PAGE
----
Opportunities from EVFTA commitments on Technical barriers to trade (TBT)

Technical barriers to trade (TBT) are standards and technical regulations that a country applies to imported goods and/or conformity assessment procedures of imported goods to ensure the compliance with the standards or technical regulations.

Each country has its own TBT system which is developed for many different management purposes (for example, to protect the safety and health of users, and protect the environment...). Requirements such as labeling, packaging, minimum/maximum standards of product quality… are TBT measures. The WTO has a separate agreement on TBT, with provisions to ensure that countries maintain a transparent and reasonable TBT system that does not create disguised barriers.

The EVFTA also has a separate Chapter on TBT (Chapter 5), with commitments to bind Vietnam and the EU (including Germany) in promulgating and implementing TBT measures for goods. The TBT Chapter of the EVFTA emphasizes compliance with the TBT Agreement of the WTO, and also adds some additional principles on how Vietnam or the EU (including Germany) issues and maintains TBTs to limit the abuse of TBT measures to protect domestic production, notably:

• More specific requirements for the promulgation and implementation of technical regulations in general

Technical regulations are compulsory technical requirements promulgated by the Government for products (normally in the form of maximum and minimum technical standards allowed for each specific product, specific production process, etc.).

Regarding technical regulations, the EVFTA has its own requirements in comparison to the WTO as follows:

  • Before promulgating technical regulations, the EU/Vietnam must ensure a number of requirements: (i) Considering different management methods, not just legal regulations, endeavoring to assess the impact of regulations, (ii) Using international standards such as ISO, IEC, ITU, Codex when appropriate, in case the application of standards is different from international standards, it is necessary to clarify the difference and explain the reasons why those international standards are inappropriate for its country, (iii) Notifying the Government of the other Party of the proposed regulation and allowing at least 60 days for the other Party to comment;

  • In the process of implementing technical regulations, the EU/Vietnam must ensure a number of requirements: (i) Reviewing technical regulations when necessary to ensure convergence with relevant international standards, (ii) Regular reviewing standards that are not based on international standards with the aim of increasing compatibility with international standards, (iii) Considering equivalence recognition of technical regulations of the other Party upon request.

• Requirements for technical regulations on Marking and Labeling

Marking and labeling requirements are the most common technical regulations. The EVFTA has a number of specific commitments on TBT related to marking and labeling of goods, notably:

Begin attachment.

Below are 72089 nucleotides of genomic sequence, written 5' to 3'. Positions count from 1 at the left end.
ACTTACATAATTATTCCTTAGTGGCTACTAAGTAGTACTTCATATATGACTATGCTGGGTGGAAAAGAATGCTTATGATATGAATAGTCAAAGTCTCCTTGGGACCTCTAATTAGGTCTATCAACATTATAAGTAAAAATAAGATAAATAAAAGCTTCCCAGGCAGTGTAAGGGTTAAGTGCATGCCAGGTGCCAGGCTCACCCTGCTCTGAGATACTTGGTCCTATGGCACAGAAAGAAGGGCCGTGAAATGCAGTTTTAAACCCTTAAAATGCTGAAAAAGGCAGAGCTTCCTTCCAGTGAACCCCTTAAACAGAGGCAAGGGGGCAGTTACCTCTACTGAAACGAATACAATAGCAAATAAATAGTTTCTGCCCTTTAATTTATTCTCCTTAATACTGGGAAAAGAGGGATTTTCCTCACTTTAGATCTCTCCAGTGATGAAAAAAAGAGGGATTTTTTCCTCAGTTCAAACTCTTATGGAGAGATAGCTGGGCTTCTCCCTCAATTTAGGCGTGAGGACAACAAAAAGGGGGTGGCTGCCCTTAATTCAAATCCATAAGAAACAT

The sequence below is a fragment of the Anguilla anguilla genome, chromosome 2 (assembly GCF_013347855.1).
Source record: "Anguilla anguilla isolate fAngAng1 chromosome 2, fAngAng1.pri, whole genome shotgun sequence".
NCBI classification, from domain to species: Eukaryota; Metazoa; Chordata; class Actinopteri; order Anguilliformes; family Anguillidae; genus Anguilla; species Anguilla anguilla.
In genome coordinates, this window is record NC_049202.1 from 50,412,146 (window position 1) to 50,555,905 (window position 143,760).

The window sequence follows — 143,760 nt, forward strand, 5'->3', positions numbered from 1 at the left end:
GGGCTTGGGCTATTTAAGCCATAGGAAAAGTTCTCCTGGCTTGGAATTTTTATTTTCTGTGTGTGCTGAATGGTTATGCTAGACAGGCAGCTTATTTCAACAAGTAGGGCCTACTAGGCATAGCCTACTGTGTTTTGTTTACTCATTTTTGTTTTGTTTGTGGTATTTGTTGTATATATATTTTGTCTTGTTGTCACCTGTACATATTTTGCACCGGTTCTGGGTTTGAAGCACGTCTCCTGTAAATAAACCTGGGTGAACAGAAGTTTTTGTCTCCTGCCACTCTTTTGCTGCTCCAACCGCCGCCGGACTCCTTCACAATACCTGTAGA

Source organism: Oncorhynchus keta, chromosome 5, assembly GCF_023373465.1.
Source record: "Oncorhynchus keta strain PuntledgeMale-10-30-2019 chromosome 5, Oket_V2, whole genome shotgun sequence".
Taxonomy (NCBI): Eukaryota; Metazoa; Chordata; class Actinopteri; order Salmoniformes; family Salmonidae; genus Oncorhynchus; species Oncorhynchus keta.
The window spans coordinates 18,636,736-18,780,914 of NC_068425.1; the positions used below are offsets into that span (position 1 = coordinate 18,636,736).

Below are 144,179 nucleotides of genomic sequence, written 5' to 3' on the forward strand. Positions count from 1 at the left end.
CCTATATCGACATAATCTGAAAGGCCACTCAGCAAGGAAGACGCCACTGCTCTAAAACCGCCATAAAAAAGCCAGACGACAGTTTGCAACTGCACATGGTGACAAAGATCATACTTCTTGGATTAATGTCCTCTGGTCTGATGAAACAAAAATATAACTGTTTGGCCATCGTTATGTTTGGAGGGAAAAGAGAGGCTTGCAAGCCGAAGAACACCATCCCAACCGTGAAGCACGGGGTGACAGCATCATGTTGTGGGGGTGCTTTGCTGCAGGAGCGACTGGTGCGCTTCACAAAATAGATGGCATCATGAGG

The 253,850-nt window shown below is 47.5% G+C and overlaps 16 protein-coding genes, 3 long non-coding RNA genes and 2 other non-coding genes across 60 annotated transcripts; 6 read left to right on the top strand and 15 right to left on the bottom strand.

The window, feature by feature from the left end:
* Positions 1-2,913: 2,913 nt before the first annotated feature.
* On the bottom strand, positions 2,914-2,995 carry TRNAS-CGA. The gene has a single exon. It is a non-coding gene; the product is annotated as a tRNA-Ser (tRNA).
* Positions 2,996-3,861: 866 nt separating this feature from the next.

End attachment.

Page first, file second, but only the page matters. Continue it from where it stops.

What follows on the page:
• Mandatory information on labels and marks of goods will only includes information that is relevant to consumers/users; or information about the product's conformity with mandatory technical regulations;

  • Except for the public interest, if the goods have met the relevant mandatory standards, it is not required to register or apply for approval of the labels or marks before being circulated on the market;

  • It is permissible to attach or supplement labels, in authorised premises in the territory of importing country (for example, in the customs or bonded licensed warehouse at the point of import), but may require keeping (not removing) the original label on products;

  • Permitting information in other language in addition to the language required by the importing country, or internationally accepted nomenclatures, pictograms, symbols or graphics, and other information;

  • Encouraging the approval of non-permanent labels that are not fixed, can be detached/peeled off from goods or marking or labeling in the accompanying documentation rather than physically attached to the product.

In addition, for non-agricultural goods (except pharmaceuticals), although Vietnam law requires to have information about specific countries of origin, Vietnam committed to allow product labeling "Made in EU" for goods from any EU member state. Therefore, non-agricultural goods imported from Germany can be labeled as above without violating Vietnam's regulations.

 • Specific requirements on the conformity assessment procedures and market surveillance.

  • Regarding the conformity assessment procedures: The EVFTA encourages the Parties to recognize the results of conformity assessment conducted by bodies in the other Party and limit inadequacies in conformity assessment procedures.

  • Regarding market surveillance: The commitment of the EVFTA on market surveillance in the implementation of TBT regulations emphasizes the need to ensure that there are no conflicts of interest between market surveillance bodies and the economic operators subject to control or supervision, between the market surveillance function and the conformity assessment function.

 EVFTA full text for more information: https://wtocenter.vn/chuyen-de/12778-eu-vietnam-trade-and-investment-agreements 

Source: "Business Handbook: Exploiting the EVFTA  to import and export goods between Vietnam and Germany"